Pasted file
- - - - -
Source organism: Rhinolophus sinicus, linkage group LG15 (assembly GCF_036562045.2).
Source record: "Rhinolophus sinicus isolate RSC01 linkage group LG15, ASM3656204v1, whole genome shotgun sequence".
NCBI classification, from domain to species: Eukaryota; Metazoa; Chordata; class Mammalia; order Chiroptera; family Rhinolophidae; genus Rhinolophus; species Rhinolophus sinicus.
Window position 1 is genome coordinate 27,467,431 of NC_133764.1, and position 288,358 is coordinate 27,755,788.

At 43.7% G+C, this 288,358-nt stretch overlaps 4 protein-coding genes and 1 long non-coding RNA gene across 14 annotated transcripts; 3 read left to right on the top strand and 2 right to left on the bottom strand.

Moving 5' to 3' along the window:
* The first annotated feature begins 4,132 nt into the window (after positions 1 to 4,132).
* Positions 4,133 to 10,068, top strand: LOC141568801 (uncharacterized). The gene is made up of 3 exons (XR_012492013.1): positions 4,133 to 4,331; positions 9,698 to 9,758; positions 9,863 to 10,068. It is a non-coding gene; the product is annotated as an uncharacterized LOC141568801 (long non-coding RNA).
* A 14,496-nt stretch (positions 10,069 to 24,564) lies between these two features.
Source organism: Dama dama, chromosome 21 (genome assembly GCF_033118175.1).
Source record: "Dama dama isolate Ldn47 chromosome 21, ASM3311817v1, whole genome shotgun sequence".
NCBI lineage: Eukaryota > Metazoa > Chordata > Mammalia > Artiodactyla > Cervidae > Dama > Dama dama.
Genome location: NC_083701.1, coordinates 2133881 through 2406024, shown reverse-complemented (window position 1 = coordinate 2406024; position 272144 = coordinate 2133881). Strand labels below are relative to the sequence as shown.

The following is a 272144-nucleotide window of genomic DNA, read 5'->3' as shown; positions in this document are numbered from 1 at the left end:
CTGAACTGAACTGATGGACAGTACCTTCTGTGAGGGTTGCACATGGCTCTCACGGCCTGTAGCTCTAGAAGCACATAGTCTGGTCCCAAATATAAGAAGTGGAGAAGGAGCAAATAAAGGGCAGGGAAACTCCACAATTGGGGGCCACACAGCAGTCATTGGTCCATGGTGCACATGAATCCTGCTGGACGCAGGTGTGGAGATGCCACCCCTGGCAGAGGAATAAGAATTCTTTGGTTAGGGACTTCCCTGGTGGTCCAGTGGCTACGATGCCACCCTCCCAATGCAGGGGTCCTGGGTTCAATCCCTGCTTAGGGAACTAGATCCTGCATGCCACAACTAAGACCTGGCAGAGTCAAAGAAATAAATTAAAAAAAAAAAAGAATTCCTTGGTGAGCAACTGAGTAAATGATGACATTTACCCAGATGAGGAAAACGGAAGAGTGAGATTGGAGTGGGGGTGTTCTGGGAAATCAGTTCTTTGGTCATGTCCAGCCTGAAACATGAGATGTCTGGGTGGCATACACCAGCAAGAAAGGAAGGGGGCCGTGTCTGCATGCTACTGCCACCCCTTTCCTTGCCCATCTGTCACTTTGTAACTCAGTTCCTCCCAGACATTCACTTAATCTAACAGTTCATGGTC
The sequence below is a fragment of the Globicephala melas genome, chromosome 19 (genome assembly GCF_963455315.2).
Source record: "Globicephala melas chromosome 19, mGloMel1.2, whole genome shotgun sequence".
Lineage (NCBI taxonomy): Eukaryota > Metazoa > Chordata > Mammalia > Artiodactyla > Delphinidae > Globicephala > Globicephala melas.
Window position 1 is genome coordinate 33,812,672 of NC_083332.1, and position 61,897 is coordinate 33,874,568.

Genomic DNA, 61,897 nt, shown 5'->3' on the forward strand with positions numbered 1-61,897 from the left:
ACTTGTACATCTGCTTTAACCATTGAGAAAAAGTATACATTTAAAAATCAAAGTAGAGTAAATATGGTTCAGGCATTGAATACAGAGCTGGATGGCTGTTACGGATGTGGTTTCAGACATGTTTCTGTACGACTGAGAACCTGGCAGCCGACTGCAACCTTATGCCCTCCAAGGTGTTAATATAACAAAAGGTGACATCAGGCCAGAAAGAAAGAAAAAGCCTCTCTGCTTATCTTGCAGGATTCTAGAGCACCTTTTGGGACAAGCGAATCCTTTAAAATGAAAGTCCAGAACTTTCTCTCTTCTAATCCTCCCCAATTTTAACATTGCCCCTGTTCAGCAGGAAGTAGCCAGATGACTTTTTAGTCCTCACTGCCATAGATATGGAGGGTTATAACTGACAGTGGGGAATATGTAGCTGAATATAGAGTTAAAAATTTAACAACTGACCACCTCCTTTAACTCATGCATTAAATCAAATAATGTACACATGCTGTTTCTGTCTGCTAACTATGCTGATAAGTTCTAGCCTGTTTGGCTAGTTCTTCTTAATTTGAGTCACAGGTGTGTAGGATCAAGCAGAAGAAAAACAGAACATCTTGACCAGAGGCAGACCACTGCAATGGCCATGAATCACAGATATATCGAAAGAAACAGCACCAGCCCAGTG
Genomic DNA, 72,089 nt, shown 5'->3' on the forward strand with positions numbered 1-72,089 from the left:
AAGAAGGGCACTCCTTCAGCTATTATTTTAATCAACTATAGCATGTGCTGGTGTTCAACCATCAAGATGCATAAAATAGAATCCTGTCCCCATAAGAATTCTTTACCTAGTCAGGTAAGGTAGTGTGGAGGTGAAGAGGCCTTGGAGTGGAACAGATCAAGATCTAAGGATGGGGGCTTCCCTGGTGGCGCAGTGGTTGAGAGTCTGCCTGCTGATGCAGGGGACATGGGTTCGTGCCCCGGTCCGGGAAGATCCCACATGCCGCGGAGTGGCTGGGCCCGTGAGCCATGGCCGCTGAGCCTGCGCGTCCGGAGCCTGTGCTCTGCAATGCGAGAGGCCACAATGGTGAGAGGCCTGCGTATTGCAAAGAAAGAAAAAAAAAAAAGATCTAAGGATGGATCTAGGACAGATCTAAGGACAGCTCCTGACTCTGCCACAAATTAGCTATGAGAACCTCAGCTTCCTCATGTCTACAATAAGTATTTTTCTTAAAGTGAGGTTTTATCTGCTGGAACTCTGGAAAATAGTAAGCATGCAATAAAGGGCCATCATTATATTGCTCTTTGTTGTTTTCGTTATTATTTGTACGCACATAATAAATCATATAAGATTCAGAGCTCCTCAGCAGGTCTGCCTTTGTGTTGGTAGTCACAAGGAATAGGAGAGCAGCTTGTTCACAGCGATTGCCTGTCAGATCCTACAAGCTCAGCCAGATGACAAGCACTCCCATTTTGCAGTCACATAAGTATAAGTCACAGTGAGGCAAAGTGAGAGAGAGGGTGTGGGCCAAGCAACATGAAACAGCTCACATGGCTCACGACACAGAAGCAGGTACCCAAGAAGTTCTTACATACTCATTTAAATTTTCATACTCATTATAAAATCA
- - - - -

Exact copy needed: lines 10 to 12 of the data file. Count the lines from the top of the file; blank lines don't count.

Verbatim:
Source organism: Dama dama, chromosome 21 (genome assembly GCF_033118175.1).
Source record: "Dama dama isolate Ldn47 chromosome 21, ASM3311817v1, whole genome shotgun sequence".
NCBI lineage: Eukaryota > Metazoa > Chordata > Mammalia > Artiodactyla > Cervidae > Dama > Dama dama.